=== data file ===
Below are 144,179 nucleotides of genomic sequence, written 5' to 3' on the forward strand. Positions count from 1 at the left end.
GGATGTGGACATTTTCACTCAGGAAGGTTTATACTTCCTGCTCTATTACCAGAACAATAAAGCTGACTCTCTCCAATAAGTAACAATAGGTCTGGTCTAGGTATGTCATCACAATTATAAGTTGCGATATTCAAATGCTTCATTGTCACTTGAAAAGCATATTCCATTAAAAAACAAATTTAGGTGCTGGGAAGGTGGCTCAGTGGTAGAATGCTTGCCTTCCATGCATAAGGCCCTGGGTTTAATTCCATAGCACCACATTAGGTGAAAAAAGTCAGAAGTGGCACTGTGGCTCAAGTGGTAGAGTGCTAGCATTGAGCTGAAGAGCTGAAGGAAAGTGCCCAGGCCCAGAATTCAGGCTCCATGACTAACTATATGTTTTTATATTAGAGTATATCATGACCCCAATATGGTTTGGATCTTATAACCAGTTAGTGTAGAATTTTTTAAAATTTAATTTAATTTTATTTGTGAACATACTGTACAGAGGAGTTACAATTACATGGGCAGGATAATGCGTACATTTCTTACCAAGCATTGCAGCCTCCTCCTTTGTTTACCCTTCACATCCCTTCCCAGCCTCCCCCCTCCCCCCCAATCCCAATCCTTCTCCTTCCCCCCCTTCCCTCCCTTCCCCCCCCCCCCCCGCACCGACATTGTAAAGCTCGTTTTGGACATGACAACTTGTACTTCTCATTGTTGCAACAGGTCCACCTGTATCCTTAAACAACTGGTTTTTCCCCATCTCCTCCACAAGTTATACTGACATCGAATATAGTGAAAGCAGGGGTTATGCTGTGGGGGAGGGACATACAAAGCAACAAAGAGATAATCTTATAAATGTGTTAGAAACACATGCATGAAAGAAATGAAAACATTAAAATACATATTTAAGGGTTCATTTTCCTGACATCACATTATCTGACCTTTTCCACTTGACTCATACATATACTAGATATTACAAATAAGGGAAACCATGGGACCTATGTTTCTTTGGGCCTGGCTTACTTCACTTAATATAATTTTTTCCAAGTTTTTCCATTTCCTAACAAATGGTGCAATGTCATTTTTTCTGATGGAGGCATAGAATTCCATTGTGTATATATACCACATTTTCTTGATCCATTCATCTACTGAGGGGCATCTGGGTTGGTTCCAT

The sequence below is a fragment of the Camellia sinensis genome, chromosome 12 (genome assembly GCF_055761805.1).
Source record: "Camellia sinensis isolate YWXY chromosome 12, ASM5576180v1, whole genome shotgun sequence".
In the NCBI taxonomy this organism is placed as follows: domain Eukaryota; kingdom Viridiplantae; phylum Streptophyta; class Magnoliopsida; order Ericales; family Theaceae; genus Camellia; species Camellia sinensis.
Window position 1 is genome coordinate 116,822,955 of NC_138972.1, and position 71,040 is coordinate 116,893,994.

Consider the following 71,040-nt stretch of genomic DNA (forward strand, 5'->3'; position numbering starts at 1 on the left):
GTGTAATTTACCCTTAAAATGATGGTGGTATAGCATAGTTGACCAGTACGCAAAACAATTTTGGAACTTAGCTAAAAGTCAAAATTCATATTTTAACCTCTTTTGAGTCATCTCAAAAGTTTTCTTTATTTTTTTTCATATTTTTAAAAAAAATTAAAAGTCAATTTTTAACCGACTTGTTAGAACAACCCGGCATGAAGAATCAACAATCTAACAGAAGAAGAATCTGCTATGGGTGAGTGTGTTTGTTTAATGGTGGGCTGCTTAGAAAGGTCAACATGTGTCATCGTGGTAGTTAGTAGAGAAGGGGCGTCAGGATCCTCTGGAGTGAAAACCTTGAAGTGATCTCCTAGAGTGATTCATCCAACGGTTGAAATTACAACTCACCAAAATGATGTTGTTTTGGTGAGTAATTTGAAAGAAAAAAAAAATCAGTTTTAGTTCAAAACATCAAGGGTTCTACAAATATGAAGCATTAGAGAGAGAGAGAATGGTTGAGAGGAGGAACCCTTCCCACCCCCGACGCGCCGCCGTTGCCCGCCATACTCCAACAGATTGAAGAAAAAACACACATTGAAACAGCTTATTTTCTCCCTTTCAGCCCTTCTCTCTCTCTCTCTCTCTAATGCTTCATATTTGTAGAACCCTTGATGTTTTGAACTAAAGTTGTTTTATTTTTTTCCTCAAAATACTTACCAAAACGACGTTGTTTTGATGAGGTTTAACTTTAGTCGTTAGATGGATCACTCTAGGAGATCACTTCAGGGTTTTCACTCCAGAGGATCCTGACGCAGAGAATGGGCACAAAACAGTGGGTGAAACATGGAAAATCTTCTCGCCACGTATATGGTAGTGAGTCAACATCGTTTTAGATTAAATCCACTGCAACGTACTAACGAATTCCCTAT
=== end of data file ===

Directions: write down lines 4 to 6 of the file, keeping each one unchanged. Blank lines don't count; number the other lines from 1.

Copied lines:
Source record: "Camellia sinensis isolate YWXY chromosome 12, ASM5576180v1, whole genome shotgun sequence".
In the NCBI taxonomy this organism is placed as follows: domain Eukaryota; kingdom Viridiplantae; phylum Streptophyta; class Magnoliopsida; order Ericales; family Theaceae; genus Camellia; species Camellia sinensis.
Window position 1 is genome coordinate 116,822,955 of NC_138972.1, and position 71,040 is coordinate 116,893,994.